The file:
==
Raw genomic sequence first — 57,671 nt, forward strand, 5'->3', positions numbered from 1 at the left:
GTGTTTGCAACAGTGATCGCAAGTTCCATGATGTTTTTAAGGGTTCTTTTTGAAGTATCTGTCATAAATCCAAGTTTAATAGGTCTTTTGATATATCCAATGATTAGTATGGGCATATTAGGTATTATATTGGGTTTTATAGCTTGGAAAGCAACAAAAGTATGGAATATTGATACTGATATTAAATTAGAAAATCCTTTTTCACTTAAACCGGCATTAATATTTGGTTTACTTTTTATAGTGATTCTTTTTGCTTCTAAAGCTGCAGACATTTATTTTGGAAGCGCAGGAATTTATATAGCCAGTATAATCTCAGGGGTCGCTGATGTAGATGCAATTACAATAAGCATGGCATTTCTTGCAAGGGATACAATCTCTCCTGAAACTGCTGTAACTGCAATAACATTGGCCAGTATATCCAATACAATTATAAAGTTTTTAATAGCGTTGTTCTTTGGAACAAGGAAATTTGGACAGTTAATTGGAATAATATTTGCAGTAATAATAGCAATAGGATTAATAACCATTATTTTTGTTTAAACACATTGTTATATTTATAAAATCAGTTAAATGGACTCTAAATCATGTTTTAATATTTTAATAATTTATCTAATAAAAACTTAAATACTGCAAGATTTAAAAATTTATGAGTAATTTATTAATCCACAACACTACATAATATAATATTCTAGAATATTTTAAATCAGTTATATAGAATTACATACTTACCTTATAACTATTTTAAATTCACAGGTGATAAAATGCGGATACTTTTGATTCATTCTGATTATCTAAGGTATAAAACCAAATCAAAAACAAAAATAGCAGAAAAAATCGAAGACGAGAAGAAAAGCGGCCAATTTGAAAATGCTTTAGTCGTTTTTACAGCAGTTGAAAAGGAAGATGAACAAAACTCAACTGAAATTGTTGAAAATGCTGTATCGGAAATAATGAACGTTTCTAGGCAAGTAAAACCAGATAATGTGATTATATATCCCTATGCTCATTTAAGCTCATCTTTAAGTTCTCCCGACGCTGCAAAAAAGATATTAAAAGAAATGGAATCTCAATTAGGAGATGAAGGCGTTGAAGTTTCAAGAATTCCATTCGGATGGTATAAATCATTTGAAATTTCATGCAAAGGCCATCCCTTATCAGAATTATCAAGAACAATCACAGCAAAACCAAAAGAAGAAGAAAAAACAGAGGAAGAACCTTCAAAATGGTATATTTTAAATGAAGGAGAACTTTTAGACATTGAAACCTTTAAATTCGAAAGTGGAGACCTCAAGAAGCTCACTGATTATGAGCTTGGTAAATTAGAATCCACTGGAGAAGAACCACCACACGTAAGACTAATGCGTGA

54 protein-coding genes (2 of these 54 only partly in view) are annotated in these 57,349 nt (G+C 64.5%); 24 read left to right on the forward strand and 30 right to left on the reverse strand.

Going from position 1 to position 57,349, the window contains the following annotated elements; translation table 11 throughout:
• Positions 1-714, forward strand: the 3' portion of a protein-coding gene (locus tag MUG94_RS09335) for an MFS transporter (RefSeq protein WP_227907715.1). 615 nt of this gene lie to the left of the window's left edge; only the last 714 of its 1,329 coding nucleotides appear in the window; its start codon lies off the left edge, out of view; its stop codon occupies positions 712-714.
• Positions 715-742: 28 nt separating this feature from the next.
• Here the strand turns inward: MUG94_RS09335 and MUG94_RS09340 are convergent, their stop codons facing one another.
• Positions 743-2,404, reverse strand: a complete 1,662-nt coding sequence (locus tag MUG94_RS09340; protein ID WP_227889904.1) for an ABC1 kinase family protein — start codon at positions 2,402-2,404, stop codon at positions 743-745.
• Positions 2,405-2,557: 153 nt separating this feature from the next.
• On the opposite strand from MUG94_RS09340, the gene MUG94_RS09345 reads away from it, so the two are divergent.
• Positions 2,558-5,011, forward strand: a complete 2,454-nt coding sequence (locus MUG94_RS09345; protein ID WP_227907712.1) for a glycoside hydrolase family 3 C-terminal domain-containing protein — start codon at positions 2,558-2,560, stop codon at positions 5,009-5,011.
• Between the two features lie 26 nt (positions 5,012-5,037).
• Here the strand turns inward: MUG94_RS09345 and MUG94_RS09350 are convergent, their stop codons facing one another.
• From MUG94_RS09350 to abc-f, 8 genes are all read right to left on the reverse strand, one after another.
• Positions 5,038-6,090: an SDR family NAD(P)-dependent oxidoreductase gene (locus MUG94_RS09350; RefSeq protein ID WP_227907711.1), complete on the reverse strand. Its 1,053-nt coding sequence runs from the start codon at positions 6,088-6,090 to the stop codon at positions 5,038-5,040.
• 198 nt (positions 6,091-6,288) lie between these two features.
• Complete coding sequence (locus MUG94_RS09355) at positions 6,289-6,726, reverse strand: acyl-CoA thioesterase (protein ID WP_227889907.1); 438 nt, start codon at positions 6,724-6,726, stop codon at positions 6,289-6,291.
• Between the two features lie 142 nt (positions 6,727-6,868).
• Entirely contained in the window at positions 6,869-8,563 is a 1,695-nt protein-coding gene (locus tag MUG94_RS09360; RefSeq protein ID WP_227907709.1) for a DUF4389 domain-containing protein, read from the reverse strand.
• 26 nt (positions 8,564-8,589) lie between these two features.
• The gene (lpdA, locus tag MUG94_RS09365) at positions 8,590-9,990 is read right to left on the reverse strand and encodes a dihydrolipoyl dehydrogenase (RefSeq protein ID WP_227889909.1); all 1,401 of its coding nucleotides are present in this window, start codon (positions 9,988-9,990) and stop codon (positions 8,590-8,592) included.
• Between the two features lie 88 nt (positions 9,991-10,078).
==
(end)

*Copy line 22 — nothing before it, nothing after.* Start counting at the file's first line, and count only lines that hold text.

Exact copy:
• Between the two features lie 88 nt (positions 9,991-10,078).